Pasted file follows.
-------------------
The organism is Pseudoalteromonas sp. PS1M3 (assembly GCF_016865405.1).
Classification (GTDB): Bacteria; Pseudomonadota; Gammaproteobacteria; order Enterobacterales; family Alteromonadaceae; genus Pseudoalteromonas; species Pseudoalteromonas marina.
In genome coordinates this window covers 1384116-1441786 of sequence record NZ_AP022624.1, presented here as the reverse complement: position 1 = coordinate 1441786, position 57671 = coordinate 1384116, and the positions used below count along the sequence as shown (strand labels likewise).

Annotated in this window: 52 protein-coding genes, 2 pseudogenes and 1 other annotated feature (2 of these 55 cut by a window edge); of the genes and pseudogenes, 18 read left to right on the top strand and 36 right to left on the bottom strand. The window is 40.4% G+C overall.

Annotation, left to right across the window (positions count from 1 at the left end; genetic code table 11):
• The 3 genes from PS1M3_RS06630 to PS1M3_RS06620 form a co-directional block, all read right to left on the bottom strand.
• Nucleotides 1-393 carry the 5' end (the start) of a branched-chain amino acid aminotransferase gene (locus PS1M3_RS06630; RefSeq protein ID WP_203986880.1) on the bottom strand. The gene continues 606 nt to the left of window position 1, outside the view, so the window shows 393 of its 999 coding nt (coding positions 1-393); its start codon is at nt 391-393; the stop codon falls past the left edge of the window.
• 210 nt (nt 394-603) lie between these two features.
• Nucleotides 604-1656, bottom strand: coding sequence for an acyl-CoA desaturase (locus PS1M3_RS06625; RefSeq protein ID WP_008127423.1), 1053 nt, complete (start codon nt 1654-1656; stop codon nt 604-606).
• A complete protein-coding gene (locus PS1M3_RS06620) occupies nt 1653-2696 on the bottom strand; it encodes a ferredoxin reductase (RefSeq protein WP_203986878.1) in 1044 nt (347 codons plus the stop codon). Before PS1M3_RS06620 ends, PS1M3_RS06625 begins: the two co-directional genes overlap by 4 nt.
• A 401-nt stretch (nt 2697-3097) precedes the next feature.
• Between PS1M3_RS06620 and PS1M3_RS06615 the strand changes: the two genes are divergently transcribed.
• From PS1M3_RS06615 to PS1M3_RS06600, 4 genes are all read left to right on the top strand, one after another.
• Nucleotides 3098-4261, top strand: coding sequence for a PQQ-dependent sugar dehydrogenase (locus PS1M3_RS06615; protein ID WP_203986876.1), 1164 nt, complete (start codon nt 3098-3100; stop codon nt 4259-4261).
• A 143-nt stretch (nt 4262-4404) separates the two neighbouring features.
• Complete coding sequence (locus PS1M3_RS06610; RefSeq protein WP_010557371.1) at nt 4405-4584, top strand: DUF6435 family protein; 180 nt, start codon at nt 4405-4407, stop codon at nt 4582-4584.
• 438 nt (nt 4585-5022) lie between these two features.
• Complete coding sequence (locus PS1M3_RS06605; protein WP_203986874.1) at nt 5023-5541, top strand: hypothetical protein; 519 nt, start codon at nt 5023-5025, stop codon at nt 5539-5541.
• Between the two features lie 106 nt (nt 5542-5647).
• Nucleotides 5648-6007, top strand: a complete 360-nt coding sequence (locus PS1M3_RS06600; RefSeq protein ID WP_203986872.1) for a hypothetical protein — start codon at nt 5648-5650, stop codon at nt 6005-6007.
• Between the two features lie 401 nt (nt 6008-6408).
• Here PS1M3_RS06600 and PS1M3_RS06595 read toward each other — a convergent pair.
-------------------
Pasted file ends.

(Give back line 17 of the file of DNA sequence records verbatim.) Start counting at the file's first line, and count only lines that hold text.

• 438 nt (nt 4585-5022) lie between these two features.